Looking for highly portable small business laptops? Whether you need high-powered computing or plain affordability, these Linux laptops and Chromebooks deliver the goods.
You say you want a lightweight laptop with long battery life, a bright screen, and plenty of computing power? Good news: you can have it all. In this roundup we take a look at three high-end Linux laptops and two go-anywhere Chromebooks.
Linux laptops and Chromebooks are related, but different. Linux is a mature general-purpose operating system (OS) that supports a giant range of hardware—everything from factory automation, little netbooks, laptops and PCs to mainframes, supercomputers, and thousands of software applications.
Chromebooks run on Google’s Chrome OS, which is based on Linux, but with different design goals. Instead of a full-grown operating system that does everything, it’s slimmed-down for lower-powered portable devices. Chrome OS is optimized for Web applications, and it also supports offline apps, which you can download from the Chrome Web Store. Chrome OS can run some Android apps, though it’s still experimental.
Your specific needs will determine which laptop makes sense for you. Chromebooks cost less and come in smaller sizes, but they don’t have thousands of mature software applications like Linux does. Chromebooks offer long battery life, and they’re optimized as Web thin clients, which makes it easy to use them as go-anywhere computers.
Linux laptops are more powerful and better for complex tasks. The best one for you is the one that does what you want: if you can find Chrome apps that meet your needs, then a Chromebook is perfect for you. If you need a full office suite, professional video, audio, graphics, or heavy-duty spreadsheet crunching, then you need a Linux computer.
Linux fans may wonder at ZaReason’s absence in this roundup. The company’s retooling its laptop line, so check its website in a few weeks to see what’s new.
Dell bills the XPS 13 as “the world’s smallest 13-inch laptop.” This is due to the very narrow bezel, which Dell calls its “borderless infinity display.” Hyperbole aside, this is a tough, attractive little laptop that makes the most of its small size.
The XPS 13 pricing starts at slightly more than $1,000, which buys a lot of high-end features for the price: a high-resolution screen, machined aluminum case, Gorilla Glass, full-size backlit keyboard, and a carbon-fiber palm rest, all in a thin, 2.6-pound case. Expect around 6-7 hours of battery life. Additional options include touchscreen, more memory, and more storage.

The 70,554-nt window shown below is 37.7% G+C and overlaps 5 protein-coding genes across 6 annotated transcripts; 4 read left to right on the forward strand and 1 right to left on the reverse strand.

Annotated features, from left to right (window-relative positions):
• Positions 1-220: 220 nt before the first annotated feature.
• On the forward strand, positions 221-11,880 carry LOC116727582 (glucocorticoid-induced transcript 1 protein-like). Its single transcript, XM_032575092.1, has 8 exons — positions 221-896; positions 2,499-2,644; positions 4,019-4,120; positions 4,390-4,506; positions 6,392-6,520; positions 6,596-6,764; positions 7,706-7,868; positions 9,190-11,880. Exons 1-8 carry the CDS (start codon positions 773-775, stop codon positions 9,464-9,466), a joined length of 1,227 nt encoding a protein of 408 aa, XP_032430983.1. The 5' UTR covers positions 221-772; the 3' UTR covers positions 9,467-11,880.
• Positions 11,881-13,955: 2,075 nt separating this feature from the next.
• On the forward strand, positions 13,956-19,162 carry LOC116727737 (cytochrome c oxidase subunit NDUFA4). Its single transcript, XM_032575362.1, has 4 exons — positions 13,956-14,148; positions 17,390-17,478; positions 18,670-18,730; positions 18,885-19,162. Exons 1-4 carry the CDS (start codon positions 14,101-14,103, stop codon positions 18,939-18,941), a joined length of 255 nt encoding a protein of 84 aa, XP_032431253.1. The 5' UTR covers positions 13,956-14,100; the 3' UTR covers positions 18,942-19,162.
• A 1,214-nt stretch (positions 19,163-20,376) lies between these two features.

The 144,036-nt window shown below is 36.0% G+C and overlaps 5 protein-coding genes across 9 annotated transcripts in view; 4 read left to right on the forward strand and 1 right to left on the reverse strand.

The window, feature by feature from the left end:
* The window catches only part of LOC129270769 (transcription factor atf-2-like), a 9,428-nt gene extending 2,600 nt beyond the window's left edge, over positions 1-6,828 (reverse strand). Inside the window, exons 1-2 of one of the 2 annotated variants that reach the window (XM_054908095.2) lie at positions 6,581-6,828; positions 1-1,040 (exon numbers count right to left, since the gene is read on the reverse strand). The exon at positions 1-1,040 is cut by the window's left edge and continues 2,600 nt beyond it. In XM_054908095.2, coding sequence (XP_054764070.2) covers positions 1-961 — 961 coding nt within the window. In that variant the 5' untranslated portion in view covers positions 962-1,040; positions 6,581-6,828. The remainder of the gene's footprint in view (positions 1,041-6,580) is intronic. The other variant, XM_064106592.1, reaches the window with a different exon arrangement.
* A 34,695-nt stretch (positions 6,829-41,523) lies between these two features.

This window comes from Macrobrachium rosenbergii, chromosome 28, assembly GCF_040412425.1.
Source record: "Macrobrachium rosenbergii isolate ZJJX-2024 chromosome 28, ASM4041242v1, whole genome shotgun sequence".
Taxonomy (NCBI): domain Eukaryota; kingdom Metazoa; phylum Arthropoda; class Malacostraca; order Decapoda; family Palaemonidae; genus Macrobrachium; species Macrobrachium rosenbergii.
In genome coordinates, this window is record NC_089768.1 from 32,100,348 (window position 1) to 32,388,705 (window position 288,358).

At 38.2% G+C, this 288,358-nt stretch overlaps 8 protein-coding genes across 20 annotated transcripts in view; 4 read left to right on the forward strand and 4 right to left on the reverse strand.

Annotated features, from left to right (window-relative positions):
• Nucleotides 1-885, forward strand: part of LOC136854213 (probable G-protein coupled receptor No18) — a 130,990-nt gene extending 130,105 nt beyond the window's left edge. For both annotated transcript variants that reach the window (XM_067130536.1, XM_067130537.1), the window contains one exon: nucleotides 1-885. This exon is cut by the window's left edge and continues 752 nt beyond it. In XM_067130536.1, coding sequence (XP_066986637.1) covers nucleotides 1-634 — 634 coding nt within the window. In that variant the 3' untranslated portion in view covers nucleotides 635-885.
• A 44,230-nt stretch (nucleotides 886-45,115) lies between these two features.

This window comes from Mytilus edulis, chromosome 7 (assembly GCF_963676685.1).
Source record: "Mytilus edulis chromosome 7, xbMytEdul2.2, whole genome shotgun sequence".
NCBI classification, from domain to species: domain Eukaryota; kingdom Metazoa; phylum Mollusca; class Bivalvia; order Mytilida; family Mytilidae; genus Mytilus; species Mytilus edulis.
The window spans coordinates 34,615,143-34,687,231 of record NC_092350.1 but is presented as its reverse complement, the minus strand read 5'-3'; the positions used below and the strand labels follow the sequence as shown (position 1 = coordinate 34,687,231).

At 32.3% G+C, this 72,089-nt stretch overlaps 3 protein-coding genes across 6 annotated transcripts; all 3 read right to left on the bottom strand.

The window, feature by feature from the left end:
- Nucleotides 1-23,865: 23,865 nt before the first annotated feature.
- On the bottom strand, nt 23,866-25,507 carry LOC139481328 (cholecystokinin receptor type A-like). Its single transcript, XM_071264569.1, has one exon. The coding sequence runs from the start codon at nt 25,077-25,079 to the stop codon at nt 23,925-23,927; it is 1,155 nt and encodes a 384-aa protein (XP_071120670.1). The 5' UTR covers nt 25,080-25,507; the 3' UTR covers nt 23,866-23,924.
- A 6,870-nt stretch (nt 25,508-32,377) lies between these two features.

The System76 Lemur laptop is a beautiful little powerhouse. It comes with the latest-generation (6th) Intel processor, a brilliant 14.1-inch, 1,080p IPS screen, and a full complement of connectivity, including HDMI, wired and wireless networking, USB 3.0, and a built-in SD card reader. You can install up to 16GB of memory, and it supports both old-style spinning hard drives, and fast, quiet solid-state drives. It has 5.1 audio, mic, speakers, and a webcam, all packed into a 3.6-pound package.
The Lemur comes with the latest Ubuntu Linux 15.10 OS. As for battery, System76 claims that you can “fly across the country on a single charge.” Figure roughly six hours. What does all this cost you? Pricing starts at $699 and optional customizations include more memory, more storage, and extended warranties.
Linux Certified sells training, certifications, and Linux laptops. The LC22UltraPlus Linux Ultrabook weighs in at 3.5 pounds; pricing starts at $1,199, which buys you an Intel Core i7 processor, 14.1-inch screen, 5-6 hour battery life, and the usual USB, HDMI, audio, webcam, and SD card reader.
Linux Certified also offers some services that other vendors don’t, including support for multiple Linux distributions (Ubuntu, Fedora, Open SUSE, Red Hat, and Oracle), and dual-booting with Windows.
Pricing on most Chromebooks falls into the $170—$350 range. However, Google’s Chromebook Pixel ranks as the ultimate Chromebook, which it should be considering its $999 starting price. That buys you an elegantly-machined aluminum case, USB 3.1 (the latest USB standard), an Intel processor (instead of the usual lower-end processors on most Chromebooks), and a 12.5-inch 2,560 x 1,700 touchscreen. It weighs about 3.5 pounds and easily runs all day on a single battery charge.
The screen and computing power set the Pixel apart from other Chromebooks. The display is beautiful; rich and detailed with great color fidelity. The Pixel is screamingly fast, as you would expect from a powerful machine running an operating system and apps designed for lower-powered computers. If you want the most beautiful display and the smoothest video and audio playback, then this is the Chromebook for you.
If you love the Chromebook Pixel but can’t deal with the price tag, then take a look at the Toshiba Chromebook 2. Toshiba’s been making good, reliable computers for decades.
The Chromebook 2 CB35-C3300 lists at $329, and you get a lot of bang for your buck: a high-resolution 13.3-inch screen that’s comfortable for both reading and working, Celeron processor, Intel graphics, backlit keyboard, and—a rarity on any laptop—good sound quality. It is very hard to get good sound from tiny speakers, but the Skullcandy speakers set the Toshiba apart from other laptops. Battery life falls in the 6-9 hour range, and the Chromebook weighs in at slightly less than three pounds.
Carla Schroder is the author of The Book of Audacity, Linux Cookbook, Linux Networking Cookbook, and hundreds of Linux how-to articles. She’s the former managing editor of Linux Planet and Linux Today.
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